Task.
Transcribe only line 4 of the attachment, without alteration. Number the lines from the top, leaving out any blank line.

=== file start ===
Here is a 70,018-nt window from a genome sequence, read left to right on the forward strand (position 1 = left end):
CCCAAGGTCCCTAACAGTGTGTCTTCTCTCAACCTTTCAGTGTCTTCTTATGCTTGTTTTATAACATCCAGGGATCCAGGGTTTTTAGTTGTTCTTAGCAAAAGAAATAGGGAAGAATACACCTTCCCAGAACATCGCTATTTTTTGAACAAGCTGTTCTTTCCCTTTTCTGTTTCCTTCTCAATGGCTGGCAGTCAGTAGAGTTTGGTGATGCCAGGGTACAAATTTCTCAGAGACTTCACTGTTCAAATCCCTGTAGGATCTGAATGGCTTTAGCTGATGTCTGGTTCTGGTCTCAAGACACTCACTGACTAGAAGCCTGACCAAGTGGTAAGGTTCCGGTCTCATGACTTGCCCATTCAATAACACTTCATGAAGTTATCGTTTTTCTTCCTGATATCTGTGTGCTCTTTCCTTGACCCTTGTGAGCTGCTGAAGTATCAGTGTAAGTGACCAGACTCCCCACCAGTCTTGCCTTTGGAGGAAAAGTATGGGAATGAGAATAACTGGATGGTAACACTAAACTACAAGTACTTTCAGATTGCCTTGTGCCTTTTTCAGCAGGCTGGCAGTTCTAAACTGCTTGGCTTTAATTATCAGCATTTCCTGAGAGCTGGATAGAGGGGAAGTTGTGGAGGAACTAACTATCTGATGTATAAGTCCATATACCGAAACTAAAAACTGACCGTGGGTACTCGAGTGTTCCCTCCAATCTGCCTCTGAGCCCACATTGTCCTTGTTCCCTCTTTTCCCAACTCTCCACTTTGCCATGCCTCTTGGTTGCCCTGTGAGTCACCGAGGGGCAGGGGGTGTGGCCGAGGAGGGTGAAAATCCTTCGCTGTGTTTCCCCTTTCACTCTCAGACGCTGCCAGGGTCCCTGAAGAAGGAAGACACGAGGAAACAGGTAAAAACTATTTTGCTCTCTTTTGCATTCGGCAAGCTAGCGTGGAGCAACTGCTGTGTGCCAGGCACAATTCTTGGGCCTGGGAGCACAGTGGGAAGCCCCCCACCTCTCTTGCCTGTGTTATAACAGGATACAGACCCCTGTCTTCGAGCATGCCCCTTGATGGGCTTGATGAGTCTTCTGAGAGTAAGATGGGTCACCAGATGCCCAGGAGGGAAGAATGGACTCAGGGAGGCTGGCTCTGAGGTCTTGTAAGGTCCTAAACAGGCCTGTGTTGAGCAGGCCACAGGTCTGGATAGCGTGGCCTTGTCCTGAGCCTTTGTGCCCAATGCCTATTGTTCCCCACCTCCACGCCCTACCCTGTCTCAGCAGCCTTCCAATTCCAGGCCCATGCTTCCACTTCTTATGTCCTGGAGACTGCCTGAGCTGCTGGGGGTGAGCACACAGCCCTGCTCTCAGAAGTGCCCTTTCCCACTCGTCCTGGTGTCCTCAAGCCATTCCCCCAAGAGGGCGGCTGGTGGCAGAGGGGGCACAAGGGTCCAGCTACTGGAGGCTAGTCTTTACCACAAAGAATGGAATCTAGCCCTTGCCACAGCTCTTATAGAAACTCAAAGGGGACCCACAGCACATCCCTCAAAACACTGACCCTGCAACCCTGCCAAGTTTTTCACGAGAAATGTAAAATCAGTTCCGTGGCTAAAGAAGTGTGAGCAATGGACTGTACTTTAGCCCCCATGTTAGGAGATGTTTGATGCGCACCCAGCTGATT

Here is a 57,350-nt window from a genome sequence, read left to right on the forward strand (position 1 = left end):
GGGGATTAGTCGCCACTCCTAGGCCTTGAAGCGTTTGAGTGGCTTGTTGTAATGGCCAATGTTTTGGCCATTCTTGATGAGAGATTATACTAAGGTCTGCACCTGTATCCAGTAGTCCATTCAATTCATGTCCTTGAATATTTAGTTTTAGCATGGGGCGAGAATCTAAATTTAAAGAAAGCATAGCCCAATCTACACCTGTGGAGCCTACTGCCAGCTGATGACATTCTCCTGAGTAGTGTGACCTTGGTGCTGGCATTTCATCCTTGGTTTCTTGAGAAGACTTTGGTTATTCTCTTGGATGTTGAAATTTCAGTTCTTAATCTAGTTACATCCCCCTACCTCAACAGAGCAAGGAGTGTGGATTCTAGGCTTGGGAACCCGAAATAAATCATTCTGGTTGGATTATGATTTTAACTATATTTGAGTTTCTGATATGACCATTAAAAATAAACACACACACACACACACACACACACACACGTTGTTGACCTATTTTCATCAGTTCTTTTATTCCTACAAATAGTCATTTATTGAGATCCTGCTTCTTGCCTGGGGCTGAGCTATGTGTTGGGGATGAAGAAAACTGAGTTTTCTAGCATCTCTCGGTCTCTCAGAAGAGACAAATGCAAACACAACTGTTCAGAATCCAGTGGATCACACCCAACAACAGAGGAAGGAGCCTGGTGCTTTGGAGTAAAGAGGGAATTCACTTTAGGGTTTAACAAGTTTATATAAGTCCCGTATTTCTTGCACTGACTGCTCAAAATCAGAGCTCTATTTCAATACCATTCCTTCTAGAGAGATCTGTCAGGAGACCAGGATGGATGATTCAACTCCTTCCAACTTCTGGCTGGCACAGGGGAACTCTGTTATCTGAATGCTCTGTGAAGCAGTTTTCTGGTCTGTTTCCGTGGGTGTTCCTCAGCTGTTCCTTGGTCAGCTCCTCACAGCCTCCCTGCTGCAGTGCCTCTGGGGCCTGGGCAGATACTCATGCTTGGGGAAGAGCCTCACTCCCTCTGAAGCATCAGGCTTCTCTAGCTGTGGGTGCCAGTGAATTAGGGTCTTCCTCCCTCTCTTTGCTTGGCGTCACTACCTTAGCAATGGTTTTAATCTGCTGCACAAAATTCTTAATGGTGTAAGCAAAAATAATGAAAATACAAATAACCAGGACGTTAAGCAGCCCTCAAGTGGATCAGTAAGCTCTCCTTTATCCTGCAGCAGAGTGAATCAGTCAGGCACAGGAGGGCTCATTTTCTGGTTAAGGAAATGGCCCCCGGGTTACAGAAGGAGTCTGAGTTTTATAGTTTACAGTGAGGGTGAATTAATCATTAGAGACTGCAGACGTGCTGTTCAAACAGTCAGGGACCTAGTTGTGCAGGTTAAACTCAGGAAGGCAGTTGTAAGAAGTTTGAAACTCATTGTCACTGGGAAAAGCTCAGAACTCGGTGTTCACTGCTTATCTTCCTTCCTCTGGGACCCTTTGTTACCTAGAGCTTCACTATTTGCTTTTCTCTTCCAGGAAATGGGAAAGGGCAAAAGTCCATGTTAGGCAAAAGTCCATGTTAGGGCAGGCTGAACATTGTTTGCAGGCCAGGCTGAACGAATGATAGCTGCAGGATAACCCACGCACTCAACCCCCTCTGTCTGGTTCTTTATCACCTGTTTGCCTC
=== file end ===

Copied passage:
GGGGATTAGTCGCCACTCCTAGGCCTTGAAGCGTTTGAGTGGCTTGTTGTAATGGCCAATGTTTTGGCCATTCTTGATGAGAGATTATACTAAGGTCTGCACCTGTATCCAGTAGTCCATTCAATTCATGTCCTTGAATATTTAGTTTTAGCATGGGGCGAGAATCTAAATTTAAAGAAAGCATAGCCCAATCTACACCTGTGGAGCCTACTGCCAGCTGATGACATTCTCCTGAGTAGTGTGACCTTGGTGCTGGCATTTCATCCTTGGTTTCTTGAGAAGACTTTGGTTATTCTCTTGGATGTTGAAATTTCAGTTCTTAATCTAGTTACATCCCCCTACCTCAACAGAGCAAGGAGTGTGGATTCTAGGCTTGGGAACCCGAAATAAATCATTCTGGTTGGATTATGATTTTAACTATATTTGAGTTTCTGATATGACCATTAAAAATAAACACACACACACACACACACACACACACACGTTGTTGACCTATTTTCATCAGTTCTTTTATTCCTACAAATAGTCATTTATTGAGATCCTGCTTCTTGCCTGGGGCTGAGCTATGTGTTGGGGATGAAGAAAACTGAGTTTTCTAGCATCTCTCGGTCTCTCAGAAGAGACAAATGCAAACACAACTGTTCAGAATCCAGTGGATCACACCCAACAACAGAGGAAGGAGCCTGGTGCTTTGGAGTAAAGAGGGAATTCACTTTAGGGTTTAACAAGTTTATATAAGTCCCGTATTTCTTGCACTGACTGCTCAAAATCAGAGCTCTATTTCAATACCATTCCTTCTAGAGAGATCTGTCAGGAGACCAGGATGGATGATTCAACTCCTTCCAACTTCTGGCTGGCACAGGGGAACTCTGTTATCTGAATGCTCTGTGAAGCAGTTTTCTGGTCTGTTTCCGTGGGTGTTCCTCAGCTGTTCCTTGGTCAGCTCCTCACAGCCTCCCTGCTGCAGTGCCTCTGGGGCCTGGGCAGATACTCATGCTTGGGGAAGAGCCTCACTCCCTCTGAAGCATCAGGCTTCTCTAGCTGTGGGTGCCAGTGAATTAGGGTCTTCCTCCCTCTCTTTGCTTGGCGTCACTACCTTAGCAATGGTTTTAATCTGCTGCACAAAATTCTTAATGGTGTAAGCAAAAATAATGAAAATACAAATAACCAGGACGTTAAGCAGCCCTCAAGTGGATCAGTAAGCTCTCCTTTATCCTGCAGCAGAGTGAATCAGTCAGGCACAGGAGGGCTCATTTTCTGGTTAAGGAAATGGCCCCCGGGTTACAGAAGGAGTCTGAGTTTTATAGTTTACAGTGAGGGTGAATTAATCATTAGAGACTGCAGACGTGCTGTTCAAACAGTCAGGGACCTAGTTGTGCAGGTTAAACTCAGGAAGGCAGTTGTAAGAAGTTTGAAACTCATTGTCACTGGGAAAAGCTCAGAACTCGGTGTTCACTGCTTATCTTCCTTCCTCTGGGACCCTTTGTTACCTAGAGCTTCACTATTTGCTTTTCTCTTCCAGGAAATGGGAAAGGGCAAAAGTCCATGTTAGGCAAAAGTCCATGTTAGGGCAGGCTGAACATTGTTTGCAGGCCAGGCTGAACGAATGATAGCTGCAGGATAACCCACGCACTCAACCCCCTCTGTCTGGTTCTTTATCACCTGTTTGCCTC